The Coming of the Druids
When the mortal races were at last born from the fruits of Precious Eliwyn, the gods born of the same tree determined it was time for them to depart the mortal sphere. They set themselves in the heavens, building great and shining cities. But on earth, the One Tree was still in bloom, heavy with an unripe fruit. She eventually came to be watched over by the Huntress and Gaea, from whom Eliwyn sprang, in case any of Asmodeus’ brood might try to harm the Tree of Life.
It was not long, though, before mortals who loved the woods and beasts and all of nature’s bounties formed an order of their own, without guidance from the gods. They turned their attention from the heavens and instead found all they revered in the dirt and grass, hills and valleys of the world. They did not heed the dictates of the gods, and were interested in nothing but the flowing power of life, from which they drew sustenance and strength.
Before long, the most powerful of these mortals, who came to call themselves druids, sought out and found the sacred grove wherein Precious Eliwyn was hid. Though the Giver of Life was shrouded from the eyes of mortals by the power of Gaea and the Huntress, the druids had become so mighty in their ties to the natural world that they saw through all veils and illusions, and came to stand at the foot of the mighty Eliwyn, who grew ten thousand spans high. Her branches reached through to the heavens, and her mighty roots shot down to the very foundations of the earth, where once the lands of the dead were found. All life came from her branches.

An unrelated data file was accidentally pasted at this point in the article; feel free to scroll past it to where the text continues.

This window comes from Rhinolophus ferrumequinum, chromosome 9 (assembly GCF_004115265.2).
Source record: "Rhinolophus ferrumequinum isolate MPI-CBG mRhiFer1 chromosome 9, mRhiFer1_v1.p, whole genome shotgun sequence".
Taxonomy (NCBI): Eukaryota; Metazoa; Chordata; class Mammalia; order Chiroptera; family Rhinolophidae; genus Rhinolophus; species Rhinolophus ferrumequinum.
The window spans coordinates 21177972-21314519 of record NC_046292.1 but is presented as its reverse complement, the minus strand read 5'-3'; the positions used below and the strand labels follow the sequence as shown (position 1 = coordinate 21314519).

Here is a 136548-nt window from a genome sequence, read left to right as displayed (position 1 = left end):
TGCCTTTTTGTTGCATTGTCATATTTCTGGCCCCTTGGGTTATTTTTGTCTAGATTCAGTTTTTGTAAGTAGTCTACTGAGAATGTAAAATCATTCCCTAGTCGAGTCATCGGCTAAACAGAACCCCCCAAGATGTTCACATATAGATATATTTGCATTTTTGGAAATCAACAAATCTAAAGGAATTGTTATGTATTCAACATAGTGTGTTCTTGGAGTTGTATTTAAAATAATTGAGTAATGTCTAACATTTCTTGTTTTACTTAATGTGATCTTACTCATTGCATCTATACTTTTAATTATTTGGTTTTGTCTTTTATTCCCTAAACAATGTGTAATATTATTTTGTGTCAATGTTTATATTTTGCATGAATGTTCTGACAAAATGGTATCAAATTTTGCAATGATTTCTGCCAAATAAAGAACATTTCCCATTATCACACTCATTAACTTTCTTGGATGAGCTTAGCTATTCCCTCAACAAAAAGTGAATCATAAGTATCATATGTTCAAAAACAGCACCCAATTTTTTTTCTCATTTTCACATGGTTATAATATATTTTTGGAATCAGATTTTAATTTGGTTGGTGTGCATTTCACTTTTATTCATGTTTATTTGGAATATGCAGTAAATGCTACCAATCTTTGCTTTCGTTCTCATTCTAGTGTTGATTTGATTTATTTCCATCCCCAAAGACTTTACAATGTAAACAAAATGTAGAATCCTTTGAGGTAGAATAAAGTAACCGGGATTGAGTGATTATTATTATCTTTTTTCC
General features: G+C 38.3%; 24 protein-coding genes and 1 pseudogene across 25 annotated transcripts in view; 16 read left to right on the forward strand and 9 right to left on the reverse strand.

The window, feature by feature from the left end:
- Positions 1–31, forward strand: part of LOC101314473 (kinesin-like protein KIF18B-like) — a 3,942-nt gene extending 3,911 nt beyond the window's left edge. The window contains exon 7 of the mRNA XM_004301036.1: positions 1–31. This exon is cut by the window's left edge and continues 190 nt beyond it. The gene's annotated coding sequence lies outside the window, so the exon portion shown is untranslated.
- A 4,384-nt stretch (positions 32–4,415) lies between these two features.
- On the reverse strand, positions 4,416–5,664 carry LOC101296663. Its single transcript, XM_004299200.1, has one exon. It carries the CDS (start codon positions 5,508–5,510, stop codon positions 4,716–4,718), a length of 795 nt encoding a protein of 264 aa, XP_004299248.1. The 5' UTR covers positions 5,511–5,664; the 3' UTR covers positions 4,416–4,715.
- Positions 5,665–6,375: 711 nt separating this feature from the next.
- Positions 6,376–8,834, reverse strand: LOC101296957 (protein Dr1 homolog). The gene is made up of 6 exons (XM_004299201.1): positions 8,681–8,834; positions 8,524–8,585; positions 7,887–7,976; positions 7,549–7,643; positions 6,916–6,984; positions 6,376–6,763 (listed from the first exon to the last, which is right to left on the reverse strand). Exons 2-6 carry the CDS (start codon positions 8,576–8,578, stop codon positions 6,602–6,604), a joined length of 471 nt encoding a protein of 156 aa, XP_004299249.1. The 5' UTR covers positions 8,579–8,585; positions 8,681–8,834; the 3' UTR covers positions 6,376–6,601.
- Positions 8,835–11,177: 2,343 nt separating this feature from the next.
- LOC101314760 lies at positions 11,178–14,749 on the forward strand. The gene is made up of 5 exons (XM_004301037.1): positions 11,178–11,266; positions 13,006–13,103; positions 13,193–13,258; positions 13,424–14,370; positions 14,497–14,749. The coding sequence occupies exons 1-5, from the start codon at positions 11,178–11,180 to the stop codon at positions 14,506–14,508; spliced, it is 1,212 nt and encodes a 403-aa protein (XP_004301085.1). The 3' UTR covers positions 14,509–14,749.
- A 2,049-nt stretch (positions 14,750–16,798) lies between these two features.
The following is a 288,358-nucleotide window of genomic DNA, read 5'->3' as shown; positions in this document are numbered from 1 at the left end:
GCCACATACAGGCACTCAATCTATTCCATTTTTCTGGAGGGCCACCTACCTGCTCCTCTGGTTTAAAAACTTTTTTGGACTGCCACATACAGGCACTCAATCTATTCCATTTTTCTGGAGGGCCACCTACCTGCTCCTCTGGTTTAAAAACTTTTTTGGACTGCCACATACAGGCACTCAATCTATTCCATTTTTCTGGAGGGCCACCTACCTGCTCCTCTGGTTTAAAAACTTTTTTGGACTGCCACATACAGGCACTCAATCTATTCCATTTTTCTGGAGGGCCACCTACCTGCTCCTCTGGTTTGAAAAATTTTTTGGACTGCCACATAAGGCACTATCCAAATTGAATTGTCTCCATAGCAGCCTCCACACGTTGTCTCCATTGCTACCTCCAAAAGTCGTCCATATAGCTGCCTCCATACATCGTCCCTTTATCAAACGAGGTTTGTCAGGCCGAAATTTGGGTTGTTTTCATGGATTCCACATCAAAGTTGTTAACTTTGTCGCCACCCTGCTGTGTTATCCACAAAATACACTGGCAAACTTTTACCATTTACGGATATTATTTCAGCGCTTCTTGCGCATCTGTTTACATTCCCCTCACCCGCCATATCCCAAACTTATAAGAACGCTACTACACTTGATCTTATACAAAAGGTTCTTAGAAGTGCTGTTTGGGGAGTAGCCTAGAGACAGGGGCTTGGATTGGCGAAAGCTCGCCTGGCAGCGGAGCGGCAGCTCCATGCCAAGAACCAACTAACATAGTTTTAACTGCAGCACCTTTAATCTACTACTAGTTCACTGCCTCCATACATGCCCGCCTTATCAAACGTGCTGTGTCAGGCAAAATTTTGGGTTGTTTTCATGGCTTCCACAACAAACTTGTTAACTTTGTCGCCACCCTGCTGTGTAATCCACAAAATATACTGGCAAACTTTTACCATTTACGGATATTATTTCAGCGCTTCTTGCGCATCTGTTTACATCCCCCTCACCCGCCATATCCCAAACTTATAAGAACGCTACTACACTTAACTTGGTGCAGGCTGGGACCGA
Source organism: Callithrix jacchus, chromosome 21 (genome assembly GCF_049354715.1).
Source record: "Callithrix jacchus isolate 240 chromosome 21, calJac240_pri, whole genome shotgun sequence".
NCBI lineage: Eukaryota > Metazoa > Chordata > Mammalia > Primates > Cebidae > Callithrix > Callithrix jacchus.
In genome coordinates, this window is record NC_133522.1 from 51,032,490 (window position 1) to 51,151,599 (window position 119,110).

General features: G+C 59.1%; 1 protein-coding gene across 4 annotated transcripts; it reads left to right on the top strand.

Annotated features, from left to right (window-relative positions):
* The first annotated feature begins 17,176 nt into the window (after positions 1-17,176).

When the Huntress saw that these mortals assaulted the tree, she struck with her hunter’s bow. In three breaths she killed the three mightiest of their number, so great was her skill, so mighty her bow, so deadly her aim.